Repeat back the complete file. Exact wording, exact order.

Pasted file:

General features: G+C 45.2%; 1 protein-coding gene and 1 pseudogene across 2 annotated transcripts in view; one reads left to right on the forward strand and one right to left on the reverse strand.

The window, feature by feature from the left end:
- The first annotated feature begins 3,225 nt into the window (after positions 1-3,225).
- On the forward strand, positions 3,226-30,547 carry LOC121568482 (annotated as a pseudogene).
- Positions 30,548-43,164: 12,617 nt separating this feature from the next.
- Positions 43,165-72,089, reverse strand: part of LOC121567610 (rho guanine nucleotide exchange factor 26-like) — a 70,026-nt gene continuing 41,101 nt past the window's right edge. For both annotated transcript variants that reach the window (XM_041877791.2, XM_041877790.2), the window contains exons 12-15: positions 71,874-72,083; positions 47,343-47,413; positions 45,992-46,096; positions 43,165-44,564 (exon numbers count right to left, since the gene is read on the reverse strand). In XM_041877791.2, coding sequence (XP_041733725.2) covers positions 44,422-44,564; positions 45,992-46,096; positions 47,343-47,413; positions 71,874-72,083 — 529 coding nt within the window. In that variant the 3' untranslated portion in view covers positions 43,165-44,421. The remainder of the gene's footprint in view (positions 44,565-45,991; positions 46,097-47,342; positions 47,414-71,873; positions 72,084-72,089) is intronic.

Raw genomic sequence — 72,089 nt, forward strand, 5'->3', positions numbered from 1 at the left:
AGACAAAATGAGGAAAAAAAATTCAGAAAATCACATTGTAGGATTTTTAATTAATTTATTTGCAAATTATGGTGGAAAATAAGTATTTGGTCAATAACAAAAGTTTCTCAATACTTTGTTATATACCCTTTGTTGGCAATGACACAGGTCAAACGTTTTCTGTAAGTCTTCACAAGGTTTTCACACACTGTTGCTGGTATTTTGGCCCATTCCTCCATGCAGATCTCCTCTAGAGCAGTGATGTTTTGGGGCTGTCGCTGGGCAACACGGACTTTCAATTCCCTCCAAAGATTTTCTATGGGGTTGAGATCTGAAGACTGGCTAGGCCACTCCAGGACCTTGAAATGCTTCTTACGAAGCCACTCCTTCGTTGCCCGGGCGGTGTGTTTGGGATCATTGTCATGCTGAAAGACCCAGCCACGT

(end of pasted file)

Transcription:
General features: G+C 45.2%; 1 protein-coding gene and 1 pseudogene across 2 annotated transcripts in view; one reads left to right on the forward strand and one right to left on the reverse strand.

The window, feature by feature from the left end:
- The first annotated feature begins 3,225 nt into the window (after positions 1-3,225).
- On the forward strand, positions 3,226-30,547 carry LOC121568482 (annotated as a pseudogene).
- Positions 30,548-43,164: 12,617 nt separating this feature from the next.
- Positions 43,165-72,089, reverse strand: part of LOC121567610 (rho guanine nucleotide exchange factor 26-like) — a 70,026-nt gene continuing 41,101 nt past the window's right edge. For both annotated transcript variants that reach the window (XM_041877791.2, XM_041877790.2), the window contains exons 12-15: positions 71,874-72,083; positions 47,343-47,413; positions 45,992-46,096; positions 43,165-44,564 (exon numbers count right to left, since the gene is read on the reverse strand). In XM_041877791.2, coding sequence (XP_041733725.2) covers positions 44,422-44,564; positions 45,992-46,096; positions 47,343-47,413; positions 71,874-72,083 — 529 coding nt within the window. In that variant the 3' untranslated portion in view covers positions 43,165-44,421. The remainder of the gene's footprint in view (positions 44,565-45,991; positions 46,097-47,342; positions 47,414-71,873; positions 72,084-72,089) is intronic.

Raw genomic sequence — 72,089 nt, forward strand, 5'->3', positions numbered from 1 at the left:
AGACAAAATGAGGAAAAAAAATTCAGAAAATCACATTGTAGGATTTTTAATTAATTTATTTGCAAATTATGGTGGAAAATAAGTATTTGGTCAATAACAAAAGTTTCTCAATACTTTGTTATATACCCTTTGTTGGCAATGACACAGGTCAAACGTTTTCTGTAAGTCTTCACAAGGTTTTCACACACTGTTGCTGGTATTTTGGCCCATTCCTCCATGCAGATCTCCTCTAGAGCAGTGATGTTTTGGGGCTGTCGCTGGGCAACACGGACTTTCAATTCCCTCCAAAGATTTTCTATGGGGTTGAGATCTGAAGACTGGCTAGGCCACTCCAGGACCTTGAAATGCTTCTTACGAAGCCACTCCTTCGTTGCCCGGGCGGTGTGTTTGGGATCATTGTCATGCTGAAAGACCCAGCCACGT